The Role of Inconsistent Lover in John Donne’s Sonnets
The 16th and 17th centuries contained several of English literature’s greatest poets such as Christopher Marlowe, Edmund Spenser, William Shakespeare, and John Donne. The latter poet, John Donne, was a devoted Catholic who became the dean of St. Paul’s Cathedral in London in 1621 and his sermons were recognized as some of the best of his day. Alongside being one of the most favorited preachers of his time, Donne is also credited to be one of the English language’s most talented love poets. Donne’s time working with the church may have served as some inspiration for his “Holy Sonnets.” Donne felt as though he was an unworthy lover of the Lord and in these sonnets, one can gain a sense of spiritual unworthiness or a lack of Donne being spiritually at peace. Donne’s Holy Sonnets portray a soul’s quest to experience and demonstrate faith and the language and imagery of the sonnets convey a struggle to resolve deep conflict with impure love for the Lord. John Donne’s Sonnet 19 and Sonnet 14 from his “Holy Sonnets” both differ in their tone and intensity, while challenging a sonnet’s typical message of complaint of fickle women not being capable of trust as the writer instead complains his own inconsistency with his relationship with God.
Donne’s Holy Sonnet 19 consists of fourteen lines of verse in iambic pentameter and the rhyme scheme of abba abba cddcee, classifying the poem as an Italian sonnet. Donne’s Holy Sonnets are filled with numerous paradoxical lines and ideas such as the concluding line of Sonnet 19, “Those are my best days, when I shake with fear.” While the majority of people would not consider days filled with fear of a divine figure to be one of their greater days, Donne believes the days where he quakes in fear of the Lord are his best days because those are the days in which he remembers to praise heaven and the Lord. In line 4, Donne admits “I change in vows, and in devotion”, demonstrating he knows his praise for God is not truly pure and holy; Donne feels as though his praise for the Lord is profane as he loves God one day, but then forgets to praise him the next as his love for the Lord is “as soon forgot.” Holy Sonnet 19 reflects Donne’s unfaithfulness and his inconstant or “profane love” for God. Marked by anguish and a desire to righteously love his Lord, the tone of the poem indicates Donne feels shame for not fully loving God. The soft intensity portrayed through the sonnet’s verbs and language suggests he wishes to rectify this profane love in exchange for forgiveness from his lover, the Lord.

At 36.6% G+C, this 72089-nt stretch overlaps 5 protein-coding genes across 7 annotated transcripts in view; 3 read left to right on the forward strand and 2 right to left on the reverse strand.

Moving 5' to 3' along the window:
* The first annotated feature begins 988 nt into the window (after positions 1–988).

Donne’s Holy Sonnet 14 also portrays Donne yearning for God’s love; however, unlike in Holy Sonnet 19, the speaker speaks directly to the Lord, demanding his love. Unlike most Italian sonnets in iambic pentameter, Holy Sonnet 19 begins with a strongly stressed syllable in “Batter my heart”. This unusual and aggressive beginning parallels the remainder of the poem in which the speakers intensely and violently demands the Lord’s love. When the speaker speaks to God, his language becomes violent and intense, filling with plosives such as the hard sounds present in “break, blow, burn” in line 4 and “batter” in line 1. Paradoxical in itself, the message of the sonnet illustrates the speaker wants God, a non-physical being, to physically and forcefully enter into his life and soul. In line 3, Donne writes, “That I may rise and stand, o’erthrow me” however, if God was to overthrow the speaker, then that would contradict the speaker’s initial desire to “rise and stand.” In lines 13-14 the speaker says, “Take me to you, imprison me, for I, Except you enthrall me, never shall be free, Nor ever chaste, except you ravish me.” The speaker asks to be imprisoned, delighted, and ravished by God in order to be chaste and free, which all contradicts each other; how can one be imprisoned yet free at the same time? At the end of the sonnet however, the speaker asks to be ravished by God – the verb “ravish” has a much softer sound, suggesting the speaker to be more intimate with God while still retaining the violent connation of the word. Throughout the sonnet the speaker begs God to violently “batter” into his heart, to “o’erthrow” him, to “imprison” him, and to “ravish” him as the speaker feels he deserves to be punished for his inconsistent love to God and that he will never truly be free and succeed in his devotion to the Lord unless God imprisons him to where he can only spend time being faithful to him.
While both of these sonnets have multiple communal traits and differing aspects with each other, both sonnets are unique to others as John Donne switches the roles of a traditional complaint sonnet. Typically, in a lover’s complaint, the speaker complains of a woman’s inconstancy at loving them; however, in Holy Sonnet 19 and 14, the narrator takes the place of being the inconsistent lover while God takes on the role of the typical narrator who is the victim of an unfaithful lover. John Donne follows the majority of a sonnet’s requirements, however, he perfectly represents an earthly and physical attraction and a more spiritual and sacred love by the reversal of the roles of the complaining narrator and their unfaithful lover in these two examples.
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